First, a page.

Lawn Weeds are the Easiest Weeds to Eliminate!
The most effective way to deal with lawn weeds is to use a selective weed killer.
This is a clever weed killer. It knows that your grass has a single leaf (monocot) therefore it will kill everything that is not grass (dicot). So be careful you don’t venture off the lawn and catch an overhanging leaf from your border!
Monocot – strappy leafed plants
Dicot – everything on the planet except monocots!
Other Monocots include: iris, bamboo, orchids and ornamental grasses. If you have a number of weeds amongst these monocots, you can use a selective weed killer successfully, without damaging the plants.
How to use selective weed killer
Simply mix the selective weed killer with water and spray your lawn or just the weeds if there are small patches dotted here and there.
If you have a lawn larger than 80sqm it might be worth buying a larger sprayer. It is easier to walk, spray and pump with the added benefit of not having to keep returning to the tap to refill.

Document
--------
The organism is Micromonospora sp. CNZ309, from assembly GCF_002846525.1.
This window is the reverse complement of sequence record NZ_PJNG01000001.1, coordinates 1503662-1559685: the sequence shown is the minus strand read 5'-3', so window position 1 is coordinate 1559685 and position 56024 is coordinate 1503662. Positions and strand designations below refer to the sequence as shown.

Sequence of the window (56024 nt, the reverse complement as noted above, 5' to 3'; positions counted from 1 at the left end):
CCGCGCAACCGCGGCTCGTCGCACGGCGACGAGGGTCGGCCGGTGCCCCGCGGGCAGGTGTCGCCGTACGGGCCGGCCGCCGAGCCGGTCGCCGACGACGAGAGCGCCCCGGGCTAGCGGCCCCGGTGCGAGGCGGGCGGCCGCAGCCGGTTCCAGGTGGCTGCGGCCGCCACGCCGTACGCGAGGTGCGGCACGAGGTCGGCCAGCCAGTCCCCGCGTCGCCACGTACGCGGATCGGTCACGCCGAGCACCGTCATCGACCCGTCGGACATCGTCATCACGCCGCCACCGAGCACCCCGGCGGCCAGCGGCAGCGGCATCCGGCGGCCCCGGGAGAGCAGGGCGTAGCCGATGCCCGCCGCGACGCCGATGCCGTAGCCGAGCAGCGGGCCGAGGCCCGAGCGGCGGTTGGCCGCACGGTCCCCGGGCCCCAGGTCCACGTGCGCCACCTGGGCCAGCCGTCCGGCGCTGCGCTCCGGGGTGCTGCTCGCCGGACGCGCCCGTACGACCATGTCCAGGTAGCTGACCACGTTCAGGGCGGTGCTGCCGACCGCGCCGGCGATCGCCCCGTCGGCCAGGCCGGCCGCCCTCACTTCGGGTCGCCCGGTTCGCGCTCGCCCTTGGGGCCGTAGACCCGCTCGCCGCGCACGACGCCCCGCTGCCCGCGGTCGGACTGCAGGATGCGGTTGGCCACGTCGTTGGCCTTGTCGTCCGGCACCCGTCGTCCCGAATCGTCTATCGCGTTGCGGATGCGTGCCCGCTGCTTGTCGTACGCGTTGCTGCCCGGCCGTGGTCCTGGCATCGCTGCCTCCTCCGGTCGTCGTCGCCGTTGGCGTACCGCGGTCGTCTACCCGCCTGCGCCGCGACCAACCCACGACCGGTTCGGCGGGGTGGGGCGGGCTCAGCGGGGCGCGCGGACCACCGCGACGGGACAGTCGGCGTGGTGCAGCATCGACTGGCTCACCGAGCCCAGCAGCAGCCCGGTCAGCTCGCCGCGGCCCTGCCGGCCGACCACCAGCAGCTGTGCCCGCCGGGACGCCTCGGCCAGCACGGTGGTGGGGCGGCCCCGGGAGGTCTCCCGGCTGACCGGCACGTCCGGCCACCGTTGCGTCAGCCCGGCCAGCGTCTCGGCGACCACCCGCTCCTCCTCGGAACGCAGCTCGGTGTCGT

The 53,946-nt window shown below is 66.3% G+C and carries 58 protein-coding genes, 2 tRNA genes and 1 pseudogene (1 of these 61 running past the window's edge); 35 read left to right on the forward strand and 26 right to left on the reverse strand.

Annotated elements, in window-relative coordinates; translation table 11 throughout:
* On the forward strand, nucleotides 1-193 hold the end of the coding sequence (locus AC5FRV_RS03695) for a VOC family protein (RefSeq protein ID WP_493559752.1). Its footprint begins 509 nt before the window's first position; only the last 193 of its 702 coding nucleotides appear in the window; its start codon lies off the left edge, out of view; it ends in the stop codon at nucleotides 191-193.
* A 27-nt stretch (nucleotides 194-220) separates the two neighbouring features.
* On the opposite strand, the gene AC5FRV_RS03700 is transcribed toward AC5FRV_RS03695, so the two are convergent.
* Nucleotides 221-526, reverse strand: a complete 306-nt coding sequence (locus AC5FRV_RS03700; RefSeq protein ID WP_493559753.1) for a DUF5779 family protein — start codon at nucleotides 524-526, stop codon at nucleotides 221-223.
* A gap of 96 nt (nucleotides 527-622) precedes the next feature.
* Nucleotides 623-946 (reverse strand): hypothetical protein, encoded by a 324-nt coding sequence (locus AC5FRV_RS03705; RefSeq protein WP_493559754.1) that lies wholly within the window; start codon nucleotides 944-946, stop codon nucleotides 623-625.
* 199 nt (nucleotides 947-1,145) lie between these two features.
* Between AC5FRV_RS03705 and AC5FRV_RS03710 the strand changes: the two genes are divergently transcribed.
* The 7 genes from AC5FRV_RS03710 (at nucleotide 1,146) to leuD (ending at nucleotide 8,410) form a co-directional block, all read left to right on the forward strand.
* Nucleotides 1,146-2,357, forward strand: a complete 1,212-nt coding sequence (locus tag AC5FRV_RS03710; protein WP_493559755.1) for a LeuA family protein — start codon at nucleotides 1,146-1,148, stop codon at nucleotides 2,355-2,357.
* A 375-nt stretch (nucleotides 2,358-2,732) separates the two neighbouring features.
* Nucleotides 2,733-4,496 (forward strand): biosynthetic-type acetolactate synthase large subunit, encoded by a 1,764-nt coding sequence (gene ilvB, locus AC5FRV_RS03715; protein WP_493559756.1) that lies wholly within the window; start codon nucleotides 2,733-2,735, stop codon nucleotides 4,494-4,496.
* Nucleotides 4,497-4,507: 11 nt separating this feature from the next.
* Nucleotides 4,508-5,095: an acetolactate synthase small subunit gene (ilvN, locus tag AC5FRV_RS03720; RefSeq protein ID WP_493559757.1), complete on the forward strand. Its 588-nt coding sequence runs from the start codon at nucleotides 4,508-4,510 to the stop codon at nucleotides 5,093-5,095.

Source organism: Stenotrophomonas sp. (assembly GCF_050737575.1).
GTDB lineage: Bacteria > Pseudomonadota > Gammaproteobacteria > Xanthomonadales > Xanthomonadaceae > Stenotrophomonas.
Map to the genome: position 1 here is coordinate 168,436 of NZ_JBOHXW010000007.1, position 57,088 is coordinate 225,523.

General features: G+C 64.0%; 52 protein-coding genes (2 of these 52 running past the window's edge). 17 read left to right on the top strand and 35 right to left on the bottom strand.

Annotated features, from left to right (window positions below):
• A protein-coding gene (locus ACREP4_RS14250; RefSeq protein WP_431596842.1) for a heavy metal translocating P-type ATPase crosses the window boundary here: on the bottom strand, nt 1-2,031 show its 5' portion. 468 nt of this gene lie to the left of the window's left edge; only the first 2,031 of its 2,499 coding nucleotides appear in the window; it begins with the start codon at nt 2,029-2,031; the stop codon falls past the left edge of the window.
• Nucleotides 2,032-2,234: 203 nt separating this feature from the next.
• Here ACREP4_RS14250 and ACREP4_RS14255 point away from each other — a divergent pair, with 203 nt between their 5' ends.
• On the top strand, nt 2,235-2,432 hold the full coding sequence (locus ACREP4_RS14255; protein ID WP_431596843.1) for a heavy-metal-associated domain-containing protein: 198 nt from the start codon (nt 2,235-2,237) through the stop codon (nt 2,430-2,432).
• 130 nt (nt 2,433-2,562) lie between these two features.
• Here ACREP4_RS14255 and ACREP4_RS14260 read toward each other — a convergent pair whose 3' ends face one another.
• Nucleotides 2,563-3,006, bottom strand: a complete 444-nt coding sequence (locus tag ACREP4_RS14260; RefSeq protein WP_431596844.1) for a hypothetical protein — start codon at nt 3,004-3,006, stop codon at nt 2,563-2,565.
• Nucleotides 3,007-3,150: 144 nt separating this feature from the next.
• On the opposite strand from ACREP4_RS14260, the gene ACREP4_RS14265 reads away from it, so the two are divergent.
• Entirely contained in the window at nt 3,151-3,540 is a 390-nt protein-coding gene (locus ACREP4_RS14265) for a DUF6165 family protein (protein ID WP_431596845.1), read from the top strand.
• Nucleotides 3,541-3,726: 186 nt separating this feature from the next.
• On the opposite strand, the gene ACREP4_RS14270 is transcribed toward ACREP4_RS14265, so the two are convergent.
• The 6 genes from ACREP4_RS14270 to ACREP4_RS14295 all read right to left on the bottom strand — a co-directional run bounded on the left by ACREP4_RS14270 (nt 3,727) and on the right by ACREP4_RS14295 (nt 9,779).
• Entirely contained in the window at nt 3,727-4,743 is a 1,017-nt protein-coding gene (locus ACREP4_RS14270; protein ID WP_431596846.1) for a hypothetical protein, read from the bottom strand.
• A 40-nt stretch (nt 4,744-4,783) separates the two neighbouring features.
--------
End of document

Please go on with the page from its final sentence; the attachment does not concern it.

Verdone Selective Weed Killer is no longer available. Weedol Lawn Weed Killer is available and it’s even more effective. See below for the best prices.
- It is always good practice to feed your lawn after spraying a selective weed killer. This will help strengthen the grass while the chemical is active Read our Guide on Lawn Fertiliser.
- Two days after spraying, the weeds will actually start to grow. They will twist and look quite pale. Within a week or two the weeds will be brown and withered.
- Mix some grass seed with ordinary potting compost and sprinkle over areas where the weeds are dying out. You can also use this method for bare patches in your lawn. The compost helps the seed to germinate.
Selective Weed Killers